Because of the broad knowledge that was gained through this growth, education became a key part of Williams’ promotional efforts. In fact, the company’s most distinctive promotional strategy focuses on developing training programs to help dealers stay current with trends in salesmanship and design. “We bring in speakers from the factory or industry to offer insight and education that helps make our dealers more successful,” Williams says.
“In 2008, we launched an education component on universal and accessible design. We had one session for our builders in the Grand Rapids market, and now we’re preparing to take that subject to our independent dealers in southwest, southeast and northern Michigan.”
Universal and accessible design will become an ever-larger issue in the coming decades as the 80 million Baby Boomers begin experiencing sight, hearing and mobility challenges.
“The market is big, and it’s getting bigger. There is $40 billion being spent now on creating solutions for those who will be aging in their homes in the years ahead,” Williams says.
Historic Alton, IL,. just across the river from the St. Louis Gateway Arch, is the home of Lam-Tech, a company that was launched in 1990 as a light manufacturer of commercial fixtures for restaurants and medical facilities. In 1995, Lam-Tech owner and president Doyle Hale and his partner Dennis Schillinger decided to open Cabinet Solutions, a regional residential cabinetry company.
“We realized that there weren’t any custom cabinet shops in the area,” Hale says. “We felt we could bring a full spectrum of solutions, from custom re-facing all the way to custom cabinetry. We already had the commercial facility, the people and the assets to expand our offerings.”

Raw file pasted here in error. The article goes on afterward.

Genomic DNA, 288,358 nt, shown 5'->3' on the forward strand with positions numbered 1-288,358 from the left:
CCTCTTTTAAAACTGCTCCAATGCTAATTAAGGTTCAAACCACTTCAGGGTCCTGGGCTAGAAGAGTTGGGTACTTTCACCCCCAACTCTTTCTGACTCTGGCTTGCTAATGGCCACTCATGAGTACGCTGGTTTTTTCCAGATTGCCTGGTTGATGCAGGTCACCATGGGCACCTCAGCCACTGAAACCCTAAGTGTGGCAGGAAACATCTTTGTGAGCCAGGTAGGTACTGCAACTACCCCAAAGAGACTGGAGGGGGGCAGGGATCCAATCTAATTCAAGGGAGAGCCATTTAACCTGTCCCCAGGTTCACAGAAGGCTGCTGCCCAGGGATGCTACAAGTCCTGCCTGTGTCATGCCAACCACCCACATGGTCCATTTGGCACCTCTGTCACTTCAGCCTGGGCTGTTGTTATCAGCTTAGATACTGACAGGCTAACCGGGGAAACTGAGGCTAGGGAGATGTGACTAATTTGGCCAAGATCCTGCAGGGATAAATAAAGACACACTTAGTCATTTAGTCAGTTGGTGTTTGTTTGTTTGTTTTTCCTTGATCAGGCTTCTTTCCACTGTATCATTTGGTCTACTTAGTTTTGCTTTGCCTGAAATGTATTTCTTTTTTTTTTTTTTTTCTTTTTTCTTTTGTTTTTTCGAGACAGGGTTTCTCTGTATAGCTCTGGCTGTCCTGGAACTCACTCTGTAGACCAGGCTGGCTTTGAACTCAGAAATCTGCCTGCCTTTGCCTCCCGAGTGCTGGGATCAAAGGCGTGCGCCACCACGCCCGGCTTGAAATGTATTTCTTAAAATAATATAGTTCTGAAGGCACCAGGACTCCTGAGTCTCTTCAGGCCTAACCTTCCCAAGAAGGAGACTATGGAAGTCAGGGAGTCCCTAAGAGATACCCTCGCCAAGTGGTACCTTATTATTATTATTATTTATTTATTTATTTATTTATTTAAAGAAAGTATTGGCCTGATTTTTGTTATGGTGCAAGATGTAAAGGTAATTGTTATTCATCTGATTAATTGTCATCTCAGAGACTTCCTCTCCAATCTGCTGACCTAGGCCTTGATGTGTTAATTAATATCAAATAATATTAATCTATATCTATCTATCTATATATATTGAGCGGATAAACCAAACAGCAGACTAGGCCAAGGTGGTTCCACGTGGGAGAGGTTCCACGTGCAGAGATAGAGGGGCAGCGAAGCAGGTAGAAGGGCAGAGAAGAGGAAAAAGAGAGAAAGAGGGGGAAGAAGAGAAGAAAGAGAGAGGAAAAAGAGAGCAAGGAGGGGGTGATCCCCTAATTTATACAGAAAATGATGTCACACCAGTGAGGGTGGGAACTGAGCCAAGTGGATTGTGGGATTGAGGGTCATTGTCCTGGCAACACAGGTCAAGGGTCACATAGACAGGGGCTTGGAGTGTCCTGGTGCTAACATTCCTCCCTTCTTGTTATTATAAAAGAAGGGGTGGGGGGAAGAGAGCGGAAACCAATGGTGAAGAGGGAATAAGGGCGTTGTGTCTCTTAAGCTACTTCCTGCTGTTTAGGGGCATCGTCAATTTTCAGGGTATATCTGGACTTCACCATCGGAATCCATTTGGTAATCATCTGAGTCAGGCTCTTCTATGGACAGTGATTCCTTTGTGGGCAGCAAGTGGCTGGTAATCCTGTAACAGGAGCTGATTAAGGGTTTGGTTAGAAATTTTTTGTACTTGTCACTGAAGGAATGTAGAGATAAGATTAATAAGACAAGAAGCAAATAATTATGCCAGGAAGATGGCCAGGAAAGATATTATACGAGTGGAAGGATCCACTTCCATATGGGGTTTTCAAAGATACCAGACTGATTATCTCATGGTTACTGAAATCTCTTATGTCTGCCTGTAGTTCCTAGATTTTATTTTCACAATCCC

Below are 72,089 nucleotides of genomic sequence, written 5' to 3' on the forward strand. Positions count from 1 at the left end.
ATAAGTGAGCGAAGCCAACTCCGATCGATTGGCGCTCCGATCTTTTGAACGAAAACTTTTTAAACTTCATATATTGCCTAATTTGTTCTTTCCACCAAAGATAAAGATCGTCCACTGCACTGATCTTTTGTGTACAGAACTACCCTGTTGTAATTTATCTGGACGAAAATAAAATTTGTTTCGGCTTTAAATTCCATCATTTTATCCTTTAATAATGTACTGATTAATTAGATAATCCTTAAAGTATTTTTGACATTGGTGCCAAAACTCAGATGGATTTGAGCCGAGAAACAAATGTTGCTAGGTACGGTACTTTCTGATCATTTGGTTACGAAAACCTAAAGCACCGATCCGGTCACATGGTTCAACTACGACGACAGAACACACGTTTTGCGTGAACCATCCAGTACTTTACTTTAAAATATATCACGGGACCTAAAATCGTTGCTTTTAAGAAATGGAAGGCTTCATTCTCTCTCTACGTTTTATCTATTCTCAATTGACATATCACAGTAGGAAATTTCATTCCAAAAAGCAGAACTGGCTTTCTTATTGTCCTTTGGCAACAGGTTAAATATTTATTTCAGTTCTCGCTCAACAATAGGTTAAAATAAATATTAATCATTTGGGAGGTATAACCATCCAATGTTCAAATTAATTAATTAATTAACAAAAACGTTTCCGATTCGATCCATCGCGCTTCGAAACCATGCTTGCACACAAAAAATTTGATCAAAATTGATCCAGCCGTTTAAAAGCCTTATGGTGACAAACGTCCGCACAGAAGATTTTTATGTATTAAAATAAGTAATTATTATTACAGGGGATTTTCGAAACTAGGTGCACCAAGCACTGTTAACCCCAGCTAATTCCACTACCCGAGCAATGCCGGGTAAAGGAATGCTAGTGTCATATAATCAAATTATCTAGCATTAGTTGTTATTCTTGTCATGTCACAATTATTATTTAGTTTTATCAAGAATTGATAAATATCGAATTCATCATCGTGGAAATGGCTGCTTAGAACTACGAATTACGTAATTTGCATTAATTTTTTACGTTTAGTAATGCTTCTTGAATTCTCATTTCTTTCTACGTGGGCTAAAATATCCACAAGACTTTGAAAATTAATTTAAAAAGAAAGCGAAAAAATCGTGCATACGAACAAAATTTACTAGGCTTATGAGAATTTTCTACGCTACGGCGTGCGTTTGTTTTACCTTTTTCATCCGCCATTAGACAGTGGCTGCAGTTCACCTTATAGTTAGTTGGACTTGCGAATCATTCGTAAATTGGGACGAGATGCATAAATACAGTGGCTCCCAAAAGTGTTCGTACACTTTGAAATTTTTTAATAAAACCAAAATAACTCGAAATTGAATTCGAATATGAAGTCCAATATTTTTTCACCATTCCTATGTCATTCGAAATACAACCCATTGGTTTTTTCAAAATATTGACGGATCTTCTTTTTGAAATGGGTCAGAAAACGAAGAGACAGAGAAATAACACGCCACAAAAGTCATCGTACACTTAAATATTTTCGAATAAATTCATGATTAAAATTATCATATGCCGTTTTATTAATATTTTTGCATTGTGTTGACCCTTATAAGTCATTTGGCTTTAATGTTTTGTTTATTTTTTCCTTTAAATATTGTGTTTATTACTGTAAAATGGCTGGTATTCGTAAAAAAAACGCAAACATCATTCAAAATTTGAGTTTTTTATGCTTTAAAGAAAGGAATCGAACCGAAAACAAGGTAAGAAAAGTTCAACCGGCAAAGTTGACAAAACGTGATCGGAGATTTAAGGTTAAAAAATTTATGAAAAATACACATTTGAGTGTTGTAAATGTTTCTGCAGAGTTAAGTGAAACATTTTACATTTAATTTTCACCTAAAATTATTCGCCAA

Today, the 2,500-sq.-ft. Cabinet Solutions showroom, nestled within the 40,000-sq.-ft. Lam-Tech manufacturing facility, serves Alton-area homeowners, as well as builders and commercial designers, Hale says.
“We’re growing both the commercial and residential sides and having a pretty good year, despite the economy,” he says.
Much of the success of Cabinet Solutions has been driven by its ability to take a basic cabinet product and turn it into something unique for each customer, Hale says. “We have a custom shop with full finishing capabilities, and take basic HomeCrest cabinets, add millwork and trim features that make the semi-custom cabinet into precisely what the customer wants. If you’re an independent dealer and have that capability, it’s an awesome selling point to the customer. You can start with a good quality, value-priced product and make it appear very high end,” he explains.
It’s this capability and others that Cabinet Solutions seeks to promote, utilizing a mix of print and outdoor advertising and a well-timed promotion or two.
While newspaper and radio advertising haven’t yielded noticeable sales results, the company has witnessed more success advertising in a quarterly magazine from The Telegraph, the Alton daily newspaper. This lifestyle magazine is mailed every three months to an upscale demographic that mirrors Cabinet Solutions’ customer base.
“We’re also beginning to look at the idea of billboards,” Hale says. “What we always hear from customers about how they found us is, ‘I was just driving by,’ or, ‘I happened to see the showroom while on my way somewhere.’ The billboards will give us an opportunity to expand our territory.”